Poster Australian Marine Sciences Association 2022

The Impacts of Microplastics on Seagrass Productivity and Reproductive Capacity (#478)

Jack Greenshields 1 , Andrew Irving 1 , Amie Anastasi 1 , Angela Capper 1
  1. Central Queensland University, Gladstone, Queensland, Australia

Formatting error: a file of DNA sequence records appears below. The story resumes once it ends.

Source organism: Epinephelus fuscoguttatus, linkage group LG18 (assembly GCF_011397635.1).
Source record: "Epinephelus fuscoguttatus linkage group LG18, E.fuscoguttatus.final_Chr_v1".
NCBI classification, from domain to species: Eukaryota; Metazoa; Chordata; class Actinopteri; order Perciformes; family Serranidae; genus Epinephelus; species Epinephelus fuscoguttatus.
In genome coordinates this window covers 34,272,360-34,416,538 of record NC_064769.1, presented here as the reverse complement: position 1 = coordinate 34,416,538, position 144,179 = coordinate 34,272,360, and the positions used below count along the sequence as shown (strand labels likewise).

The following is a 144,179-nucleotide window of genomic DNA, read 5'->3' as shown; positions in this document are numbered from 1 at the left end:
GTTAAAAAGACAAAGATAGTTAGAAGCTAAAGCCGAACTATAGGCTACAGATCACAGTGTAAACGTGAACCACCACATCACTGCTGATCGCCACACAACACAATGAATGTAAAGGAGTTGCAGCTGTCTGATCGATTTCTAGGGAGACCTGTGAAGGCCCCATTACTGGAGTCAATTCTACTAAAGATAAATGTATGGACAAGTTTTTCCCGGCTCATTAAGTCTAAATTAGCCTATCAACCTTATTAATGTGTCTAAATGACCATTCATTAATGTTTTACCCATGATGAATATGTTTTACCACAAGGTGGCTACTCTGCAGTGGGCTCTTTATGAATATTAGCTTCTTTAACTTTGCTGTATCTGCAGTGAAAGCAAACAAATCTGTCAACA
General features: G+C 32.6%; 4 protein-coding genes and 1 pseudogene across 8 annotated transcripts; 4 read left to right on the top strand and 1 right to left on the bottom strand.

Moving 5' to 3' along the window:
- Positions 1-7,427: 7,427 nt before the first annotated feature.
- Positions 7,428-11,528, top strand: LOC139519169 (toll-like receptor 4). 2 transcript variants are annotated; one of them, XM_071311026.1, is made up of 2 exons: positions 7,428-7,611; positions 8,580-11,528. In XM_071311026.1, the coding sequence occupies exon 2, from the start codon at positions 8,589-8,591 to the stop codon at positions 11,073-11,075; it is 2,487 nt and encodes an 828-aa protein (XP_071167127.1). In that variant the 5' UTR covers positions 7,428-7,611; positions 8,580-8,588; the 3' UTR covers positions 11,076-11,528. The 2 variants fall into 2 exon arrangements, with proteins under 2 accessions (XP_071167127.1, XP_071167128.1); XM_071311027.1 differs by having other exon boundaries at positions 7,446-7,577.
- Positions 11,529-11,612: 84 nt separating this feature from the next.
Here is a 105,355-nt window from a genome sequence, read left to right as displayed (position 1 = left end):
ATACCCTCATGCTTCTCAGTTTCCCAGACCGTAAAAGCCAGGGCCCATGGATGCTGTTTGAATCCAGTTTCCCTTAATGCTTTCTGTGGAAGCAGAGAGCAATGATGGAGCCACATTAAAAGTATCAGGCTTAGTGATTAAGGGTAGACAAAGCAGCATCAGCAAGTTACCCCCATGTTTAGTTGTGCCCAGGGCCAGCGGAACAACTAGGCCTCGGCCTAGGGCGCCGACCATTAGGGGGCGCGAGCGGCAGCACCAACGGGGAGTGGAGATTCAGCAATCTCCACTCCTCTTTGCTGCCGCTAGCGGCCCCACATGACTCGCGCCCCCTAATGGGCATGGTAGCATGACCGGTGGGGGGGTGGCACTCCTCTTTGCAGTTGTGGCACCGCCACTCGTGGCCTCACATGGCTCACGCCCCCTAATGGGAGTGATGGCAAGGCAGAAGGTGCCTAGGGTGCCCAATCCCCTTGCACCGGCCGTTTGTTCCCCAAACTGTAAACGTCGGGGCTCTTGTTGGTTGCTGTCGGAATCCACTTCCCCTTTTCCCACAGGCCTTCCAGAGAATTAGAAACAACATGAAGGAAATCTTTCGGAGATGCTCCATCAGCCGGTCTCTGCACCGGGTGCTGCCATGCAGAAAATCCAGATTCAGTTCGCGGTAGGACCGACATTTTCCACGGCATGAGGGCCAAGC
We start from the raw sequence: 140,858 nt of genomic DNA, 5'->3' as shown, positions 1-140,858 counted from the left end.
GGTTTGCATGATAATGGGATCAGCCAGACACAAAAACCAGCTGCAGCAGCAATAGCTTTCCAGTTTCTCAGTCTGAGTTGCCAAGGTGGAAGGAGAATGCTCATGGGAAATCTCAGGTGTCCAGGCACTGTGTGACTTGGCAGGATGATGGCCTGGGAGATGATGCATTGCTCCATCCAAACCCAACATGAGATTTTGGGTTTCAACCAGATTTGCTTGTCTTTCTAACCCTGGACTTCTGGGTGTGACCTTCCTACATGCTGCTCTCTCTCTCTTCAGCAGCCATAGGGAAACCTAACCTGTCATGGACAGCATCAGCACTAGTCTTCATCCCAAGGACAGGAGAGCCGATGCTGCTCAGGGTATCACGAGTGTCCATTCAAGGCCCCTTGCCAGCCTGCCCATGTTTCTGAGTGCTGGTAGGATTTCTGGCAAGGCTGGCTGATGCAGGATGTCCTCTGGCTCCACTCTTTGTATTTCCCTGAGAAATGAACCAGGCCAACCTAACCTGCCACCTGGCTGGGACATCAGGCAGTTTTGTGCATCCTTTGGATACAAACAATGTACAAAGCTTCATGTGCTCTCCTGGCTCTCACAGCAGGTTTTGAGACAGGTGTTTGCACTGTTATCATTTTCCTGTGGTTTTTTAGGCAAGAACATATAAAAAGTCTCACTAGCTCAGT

Mismanaged plastic wate from anthropogenic activities on land inadvertently accumulates in the ocean. Plastic threats to marine wildlife are well documented, however the effects of microplastics (fragments < 5 mm) are still largely unknown. Microplastics have spread to all major oceanic ecosystems including seagrass beds. These unique habitats stabilise sediment and attenuate wave energy, creating a natural barrier to erosion and are ideal nursery grounds for a variety of fauna. However, recent studies have shown that these attributes may cause seagrass beds to act as microplastic sinks, adhering onto seagrass blade biofilms and accumulating in the sediment. If these habitats do act as sinks, enhanced microplastic aggregation may not only harm fauna present but also the seagrass themselves. Microplastics have reduced chlorophyll concentrations and cell viability in algae and freshwater plants, hindering photosynthesis and growth. Similar impacts may also be observed in seagrass. We will present our findings on impacts to seagrass health based on: (1) photosynthetic output and (2) reproductive capacity, in Zostera muelleri, a widespread species throughout Australia’s eastern and southern coasts. As the first study to determine microplastic impacts on seagrass health, this will provide novel data on these key ecosystems already under stress.